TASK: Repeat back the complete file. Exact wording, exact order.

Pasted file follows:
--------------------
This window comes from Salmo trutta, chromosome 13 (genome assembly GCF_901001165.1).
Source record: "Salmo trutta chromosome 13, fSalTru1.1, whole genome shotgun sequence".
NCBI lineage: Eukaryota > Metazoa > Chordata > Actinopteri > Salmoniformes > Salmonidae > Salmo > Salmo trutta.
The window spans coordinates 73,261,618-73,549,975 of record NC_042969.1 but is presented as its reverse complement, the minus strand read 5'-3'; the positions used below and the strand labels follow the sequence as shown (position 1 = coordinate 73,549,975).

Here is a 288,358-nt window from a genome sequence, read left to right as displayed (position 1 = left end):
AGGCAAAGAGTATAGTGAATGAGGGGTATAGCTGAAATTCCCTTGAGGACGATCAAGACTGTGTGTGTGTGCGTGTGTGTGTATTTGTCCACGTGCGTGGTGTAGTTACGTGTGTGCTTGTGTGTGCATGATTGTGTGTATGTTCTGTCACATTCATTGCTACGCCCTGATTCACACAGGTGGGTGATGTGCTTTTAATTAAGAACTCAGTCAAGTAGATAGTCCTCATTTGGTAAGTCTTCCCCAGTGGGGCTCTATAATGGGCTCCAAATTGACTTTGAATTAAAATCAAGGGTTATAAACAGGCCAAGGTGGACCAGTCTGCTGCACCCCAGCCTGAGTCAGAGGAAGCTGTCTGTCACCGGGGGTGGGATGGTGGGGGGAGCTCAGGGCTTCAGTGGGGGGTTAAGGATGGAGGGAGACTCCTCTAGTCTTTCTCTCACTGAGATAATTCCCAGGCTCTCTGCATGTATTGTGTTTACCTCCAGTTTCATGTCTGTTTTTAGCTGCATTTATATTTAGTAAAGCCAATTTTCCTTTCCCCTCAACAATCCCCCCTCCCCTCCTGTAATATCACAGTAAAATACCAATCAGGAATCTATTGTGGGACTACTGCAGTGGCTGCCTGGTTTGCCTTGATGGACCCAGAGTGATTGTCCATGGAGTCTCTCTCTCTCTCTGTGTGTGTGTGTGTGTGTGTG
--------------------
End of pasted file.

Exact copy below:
This window comes from Salmo trutta, chromosome 13 (genome assembly GCF_901001165.1).
Source record: "Salmo trutta chromosome 13, fSalTru1.1, whole genome shotgun sequence".
NCBI lineage: Eukaryota > Metazoa > Chordata > Actinopteri > Salmoniformes > Salmonidae > Salmo > Salmo trutta.
The window spans coordinates 73,261,618-73,549,975 of record NC_042969.1 but is presented as its reverse complement, the minus strand read 5'-3'; the positions used below and the strand labels follow the sequence as shown (position 1 = coordinate 73,549,975).

Here is a 288,358-nt window from a genome sequence, read left to right as displayed (position 1 = left end):
AGGCAAAGAGTATAGTGAATGAGGGGTATAGCTGAAATTCCCTTGAGGACGATCAAGACTGTGTGTGTGTGCGTGTGTGTGTATTTGTCCACGTGCGTGGTGTAGTTACGTGTGTGCTTGTGTGTGCATGATTGTGTGTATGTTCTGTCACATTCATTGCTACGCCCTGATTCACACAGGTGGGTGATGTGCTTTTAATTAAGAACTCAGTCAAGTAGATAGTCCTCATTTGGTAAGTCTTCCCCAGTGGGGCTCTATAATGGGCTCCAAATTGACTTTGAATTAAAATCAAGGGTTATAAACAGGCCAAGGTGGACCAGTCTGCTGCACCCCAGCCTGAGTCAGAGGAAGCTGTCTGTCACCGGGGGTGGGATGGTGGGGGGAGCTCAGGGCTTCAGTGGGGGGTTAAGGATGGAGGGAGACTCCTCTAGTCTTTCTCTCACTGAGATAATTCCCAGGCTCTCTGCATGTATTGTGTTTACCTCCAGTTTCATGTCTGTTTTTAGCTGCATTTATATTTAGTAAAGCCAATTTTCCTTTCCCCTCAACAATCCCCCCTCCCCTCCTGTAATATCACAGTAAAATACCAATCAGGAATCTATTGTGGGACTACTGCAGTGGCTGCCTGGTTTGCCTTGATGGACCCAGAGTGATTGTCCATGGAGTCTCTCTCTCTCTCTGTGTGTGTGTGTGTGTGTGTG